• Substitute the item with an ESD protective version (such as tape, document holders, material handling containers, plastic bottles, etc.)
  • Periodically treat insulative surface with a topical antistat
  • Neutralize electrostatic charges using ionization

Other ESD Control Items
Other EPA ESD control items to add to the ESD control program might include shelving, mobile equipment (carts), gloves, and/or seating.

Improve Compliance Verification Plan

  • Consider greater frequency of internal audits per ESD TR53
  • Use of computer data collection system for wrist straps and footwear testing, continuous monitors, and ionizers
  • Use of ground continuous monitors for worksurfaces and other ESD elements
  • Test ionizers more frequently, consider self monitoring ionizers, consider computer based data collection
  • Increased testing using static field meter to verify that automated processes (like auto insertion, tape and reel, etc) are not generating charges above acceptable limits.

Application Photo of Volt Meter and Software in Factory STM97.2 Testing Voltage Charge on Person (Photograph courtesy of TREK, INC.)

Improve Training

  • ESD awareness training for all in the EPA or who may come into the EPA including suppliers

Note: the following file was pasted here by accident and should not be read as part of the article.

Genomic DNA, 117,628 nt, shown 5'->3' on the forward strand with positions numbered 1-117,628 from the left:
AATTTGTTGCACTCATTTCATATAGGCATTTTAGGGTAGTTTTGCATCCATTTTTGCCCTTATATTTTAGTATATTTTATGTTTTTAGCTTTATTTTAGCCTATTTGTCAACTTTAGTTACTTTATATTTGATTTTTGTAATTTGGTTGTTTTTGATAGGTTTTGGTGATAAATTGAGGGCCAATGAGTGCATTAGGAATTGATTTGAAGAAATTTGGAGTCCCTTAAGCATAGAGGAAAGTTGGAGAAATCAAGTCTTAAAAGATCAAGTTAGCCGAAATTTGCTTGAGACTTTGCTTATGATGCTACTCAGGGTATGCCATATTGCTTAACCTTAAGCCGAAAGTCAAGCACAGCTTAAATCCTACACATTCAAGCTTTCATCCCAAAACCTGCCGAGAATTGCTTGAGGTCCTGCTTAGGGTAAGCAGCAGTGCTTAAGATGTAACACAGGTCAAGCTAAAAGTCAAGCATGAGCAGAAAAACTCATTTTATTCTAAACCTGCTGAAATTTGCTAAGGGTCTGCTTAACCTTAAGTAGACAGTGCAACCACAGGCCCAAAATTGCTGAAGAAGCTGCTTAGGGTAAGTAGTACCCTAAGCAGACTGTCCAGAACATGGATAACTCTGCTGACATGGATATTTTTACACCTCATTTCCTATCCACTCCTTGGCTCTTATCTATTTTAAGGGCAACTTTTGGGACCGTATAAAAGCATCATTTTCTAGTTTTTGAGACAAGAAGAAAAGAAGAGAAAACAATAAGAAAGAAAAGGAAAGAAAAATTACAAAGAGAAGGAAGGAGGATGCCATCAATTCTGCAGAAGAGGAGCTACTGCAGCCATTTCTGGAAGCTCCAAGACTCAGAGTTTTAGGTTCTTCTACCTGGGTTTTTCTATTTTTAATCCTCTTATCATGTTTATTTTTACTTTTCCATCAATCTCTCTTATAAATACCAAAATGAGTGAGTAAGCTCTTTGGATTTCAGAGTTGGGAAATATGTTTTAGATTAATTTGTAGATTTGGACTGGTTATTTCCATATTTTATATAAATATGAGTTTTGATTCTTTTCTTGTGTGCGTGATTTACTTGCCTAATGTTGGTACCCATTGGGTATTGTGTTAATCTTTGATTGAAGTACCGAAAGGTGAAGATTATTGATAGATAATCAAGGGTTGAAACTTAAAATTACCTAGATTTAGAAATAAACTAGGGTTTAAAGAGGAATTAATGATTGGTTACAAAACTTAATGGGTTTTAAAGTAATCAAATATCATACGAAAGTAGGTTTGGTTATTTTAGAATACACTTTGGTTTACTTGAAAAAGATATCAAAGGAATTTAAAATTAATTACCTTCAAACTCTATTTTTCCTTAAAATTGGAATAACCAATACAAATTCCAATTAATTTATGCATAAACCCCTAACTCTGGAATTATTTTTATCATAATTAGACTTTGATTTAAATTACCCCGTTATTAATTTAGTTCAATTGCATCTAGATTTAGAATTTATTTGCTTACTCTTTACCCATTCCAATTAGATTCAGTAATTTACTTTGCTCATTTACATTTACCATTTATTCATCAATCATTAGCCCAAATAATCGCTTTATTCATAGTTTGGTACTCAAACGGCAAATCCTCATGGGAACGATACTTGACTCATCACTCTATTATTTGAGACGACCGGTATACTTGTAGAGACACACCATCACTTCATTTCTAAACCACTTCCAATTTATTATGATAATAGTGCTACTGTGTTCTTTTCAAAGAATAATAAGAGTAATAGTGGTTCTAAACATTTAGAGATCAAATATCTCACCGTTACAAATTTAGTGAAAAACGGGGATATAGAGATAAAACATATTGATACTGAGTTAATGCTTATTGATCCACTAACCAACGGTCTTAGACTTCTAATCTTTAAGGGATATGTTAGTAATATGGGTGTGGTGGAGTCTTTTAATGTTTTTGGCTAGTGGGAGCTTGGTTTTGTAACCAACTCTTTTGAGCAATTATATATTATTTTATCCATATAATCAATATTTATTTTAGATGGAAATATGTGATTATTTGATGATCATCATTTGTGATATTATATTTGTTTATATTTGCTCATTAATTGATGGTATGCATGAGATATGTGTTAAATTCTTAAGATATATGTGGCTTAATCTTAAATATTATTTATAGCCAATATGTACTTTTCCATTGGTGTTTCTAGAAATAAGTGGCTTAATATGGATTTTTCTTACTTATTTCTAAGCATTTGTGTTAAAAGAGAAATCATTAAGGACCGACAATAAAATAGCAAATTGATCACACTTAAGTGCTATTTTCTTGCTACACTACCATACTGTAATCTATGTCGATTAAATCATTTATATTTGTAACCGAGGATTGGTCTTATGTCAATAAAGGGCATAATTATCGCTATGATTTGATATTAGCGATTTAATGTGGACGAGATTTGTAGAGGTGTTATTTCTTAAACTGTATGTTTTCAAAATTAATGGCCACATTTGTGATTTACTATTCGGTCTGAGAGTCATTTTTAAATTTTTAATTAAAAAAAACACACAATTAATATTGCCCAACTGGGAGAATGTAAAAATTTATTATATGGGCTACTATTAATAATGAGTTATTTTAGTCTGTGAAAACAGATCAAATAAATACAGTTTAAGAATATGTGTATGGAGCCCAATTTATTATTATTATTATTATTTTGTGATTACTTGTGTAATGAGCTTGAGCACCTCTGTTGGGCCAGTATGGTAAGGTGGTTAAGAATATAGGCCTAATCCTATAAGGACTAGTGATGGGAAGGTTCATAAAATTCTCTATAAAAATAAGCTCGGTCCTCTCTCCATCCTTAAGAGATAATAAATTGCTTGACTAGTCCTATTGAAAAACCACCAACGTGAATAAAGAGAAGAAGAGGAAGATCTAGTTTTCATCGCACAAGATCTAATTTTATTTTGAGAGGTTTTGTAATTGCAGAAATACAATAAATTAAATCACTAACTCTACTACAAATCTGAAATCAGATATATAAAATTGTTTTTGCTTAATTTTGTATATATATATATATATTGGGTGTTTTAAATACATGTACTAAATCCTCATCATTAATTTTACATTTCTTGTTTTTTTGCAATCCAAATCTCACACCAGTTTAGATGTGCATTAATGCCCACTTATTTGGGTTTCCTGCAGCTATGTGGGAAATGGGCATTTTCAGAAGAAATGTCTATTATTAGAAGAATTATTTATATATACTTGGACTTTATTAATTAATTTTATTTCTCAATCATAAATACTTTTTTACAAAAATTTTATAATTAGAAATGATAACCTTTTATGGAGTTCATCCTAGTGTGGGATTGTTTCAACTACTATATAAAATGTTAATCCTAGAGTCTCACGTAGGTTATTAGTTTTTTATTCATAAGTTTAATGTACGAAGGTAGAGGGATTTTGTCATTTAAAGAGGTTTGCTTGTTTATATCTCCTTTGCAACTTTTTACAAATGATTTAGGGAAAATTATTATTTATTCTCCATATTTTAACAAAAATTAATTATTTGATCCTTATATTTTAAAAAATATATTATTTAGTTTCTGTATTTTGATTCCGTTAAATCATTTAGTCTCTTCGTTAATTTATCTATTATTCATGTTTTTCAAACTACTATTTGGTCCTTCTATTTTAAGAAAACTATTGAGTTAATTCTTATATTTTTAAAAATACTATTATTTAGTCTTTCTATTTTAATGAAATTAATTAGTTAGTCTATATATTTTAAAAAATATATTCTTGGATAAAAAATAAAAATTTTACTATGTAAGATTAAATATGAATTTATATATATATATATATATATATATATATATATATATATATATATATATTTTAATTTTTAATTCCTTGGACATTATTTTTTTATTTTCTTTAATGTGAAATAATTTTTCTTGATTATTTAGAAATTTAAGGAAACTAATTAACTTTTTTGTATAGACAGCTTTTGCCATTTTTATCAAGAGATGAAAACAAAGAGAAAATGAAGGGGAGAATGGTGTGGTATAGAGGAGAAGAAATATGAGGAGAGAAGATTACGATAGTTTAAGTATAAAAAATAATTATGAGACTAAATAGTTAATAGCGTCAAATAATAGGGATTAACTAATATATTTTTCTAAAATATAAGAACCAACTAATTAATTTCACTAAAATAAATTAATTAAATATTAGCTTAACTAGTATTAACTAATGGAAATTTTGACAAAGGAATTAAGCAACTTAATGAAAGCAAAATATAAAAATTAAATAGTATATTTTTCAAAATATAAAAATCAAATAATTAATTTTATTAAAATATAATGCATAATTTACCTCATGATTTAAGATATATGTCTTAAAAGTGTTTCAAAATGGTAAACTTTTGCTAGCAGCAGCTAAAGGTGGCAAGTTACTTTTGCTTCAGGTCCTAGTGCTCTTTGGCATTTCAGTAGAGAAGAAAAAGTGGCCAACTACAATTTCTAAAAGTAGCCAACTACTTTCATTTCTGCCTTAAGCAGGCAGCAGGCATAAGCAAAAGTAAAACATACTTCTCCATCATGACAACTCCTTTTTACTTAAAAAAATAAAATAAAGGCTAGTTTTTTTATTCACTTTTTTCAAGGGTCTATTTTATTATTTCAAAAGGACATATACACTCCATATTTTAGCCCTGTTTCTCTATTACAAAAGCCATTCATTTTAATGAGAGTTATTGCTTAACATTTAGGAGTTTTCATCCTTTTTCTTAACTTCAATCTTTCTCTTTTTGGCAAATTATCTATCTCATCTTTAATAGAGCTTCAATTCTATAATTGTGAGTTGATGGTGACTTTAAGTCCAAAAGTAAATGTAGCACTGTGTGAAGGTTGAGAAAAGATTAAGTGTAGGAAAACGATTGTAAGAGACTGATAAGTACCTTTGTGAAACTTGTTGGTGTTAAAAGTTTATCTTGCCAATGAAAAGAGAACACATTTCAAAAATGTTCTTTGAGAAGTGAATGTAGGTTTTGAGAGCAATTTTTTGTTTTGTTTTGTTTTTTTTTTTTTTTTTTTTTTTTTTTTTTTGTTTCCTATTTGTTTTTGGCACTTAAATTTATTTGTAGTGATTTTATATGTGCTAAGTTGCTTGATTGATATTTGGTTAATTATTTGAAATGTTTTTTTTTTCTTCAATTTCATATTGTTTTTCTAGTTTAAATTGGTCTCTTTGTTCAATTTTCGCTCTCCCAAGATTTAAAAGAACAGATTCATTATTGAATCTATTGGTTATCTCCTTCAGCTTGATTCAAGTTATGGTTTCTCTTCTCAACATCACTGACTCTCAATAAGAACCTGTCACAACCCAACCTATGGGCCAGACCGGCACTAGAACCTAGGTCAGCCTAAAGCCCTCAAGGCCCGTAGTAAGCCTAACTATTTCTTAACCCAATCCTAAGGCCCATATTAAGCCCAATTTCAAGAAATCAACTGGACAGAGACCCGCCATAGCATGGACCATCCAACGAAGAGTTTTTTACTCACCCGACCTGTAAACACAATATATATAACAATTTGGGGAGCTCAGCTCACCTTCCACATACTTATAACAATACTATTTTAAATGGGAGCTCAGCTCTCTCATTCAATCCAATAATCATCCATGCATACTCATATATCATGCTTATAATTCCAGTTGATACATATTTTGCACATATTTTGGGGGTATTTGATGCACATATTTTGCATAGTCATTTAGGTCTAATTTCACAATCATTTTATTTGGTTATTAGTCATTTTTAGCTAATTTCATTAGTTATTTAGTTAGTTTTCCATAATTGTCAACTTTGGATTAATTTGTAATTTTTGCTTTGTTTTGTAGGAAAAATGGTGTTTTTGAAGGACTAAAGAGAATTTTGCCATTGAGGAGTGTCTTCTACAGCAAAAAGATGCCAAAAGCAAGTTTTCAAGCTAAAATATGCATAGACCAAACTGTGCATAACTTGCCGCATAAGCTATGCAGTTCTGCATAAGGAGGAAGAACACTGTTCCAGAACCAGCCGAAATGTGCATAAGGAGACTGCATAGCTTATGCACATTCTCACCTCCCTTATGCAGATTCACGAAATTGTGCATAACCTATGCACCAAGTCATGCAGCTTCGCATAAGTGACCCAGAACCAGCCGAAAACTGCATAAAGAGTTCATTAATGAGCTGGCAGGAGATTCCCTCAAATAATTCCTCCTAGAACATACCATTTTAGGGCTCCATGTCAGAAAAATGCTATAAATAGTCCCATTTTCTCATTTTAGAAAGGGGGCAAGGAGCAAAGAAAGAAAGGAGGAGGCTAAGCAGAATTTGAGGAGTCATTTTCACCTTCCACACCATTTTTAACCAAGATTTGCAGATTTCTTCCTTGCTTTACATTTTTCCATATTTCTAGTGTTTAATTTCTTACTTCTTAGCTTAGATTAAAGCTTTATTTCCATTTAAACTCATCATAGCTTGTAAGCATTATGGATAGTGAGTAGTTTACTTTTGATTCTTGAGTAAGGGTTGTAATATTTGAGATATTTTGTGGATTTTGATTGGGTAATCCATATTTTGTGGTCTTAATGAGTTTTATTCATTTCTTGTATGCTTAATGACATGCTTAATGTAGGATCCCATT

• Testing to verify comprehension and training adequacy
  • Training on the proper use of test equipment
  • Training on proper compliance verification test procedures

Application Photo CD-ROM ESD Training

Conclusion
Just to maintain a company’s current level of quality and reliability may require a substantial improvement in a company’s ESD control program. Now is the time for improvement as ESD sensitivity withstand voltages continue to get lower and companies may soon be handling class 0A HBM items. To combat HBM failures improved personnel grounding is required. For example, heel grounders should be replaced with full coverage foot grounders. However, most failures are CDM. To combat CDM failures, ionization should be added or improved, and conductive surfaces should be covered with dissipative material. In general, disciple should be enhanced implementing ESD control fundamentals, compliance verification testing should be increased, and training should be improved.

From published article “Now is the Time for ESD Control Programs to be Improved” by Fred Tenzer and Gene Felder. See full article at InCompliance Magazine- September 2012

Example of an EPA – ESD Protected Area

EPA, ESD Protected Area

  1. Floor Marking Tape
  2. Floor Mats
  3. Waste Bins
  4. Meters and Probes
  5. Work Surface Mats
  6. Earth Bonding Points
  7. Ionisers
  8. Floor Finish
  9. Surface and Mat Cleaner
  10. Shelf Lining
  11. Ring Binders
  12. Dissipative Circuit Board Shippers
  13. Data Acquisition
  14. Signs
  15. Labels and ESD Tape
  16. On-Demand Wrist Strap Testers
  17. Rigid Conductive Boxes
  18. Wrist Straps and Heel Grounders
  19. Garments
  20. ESD Packaging
  21. Work Surface Grounding
  22. PCB Storage Products
  23. Antistatic Waste Bags

For a larger image Click Here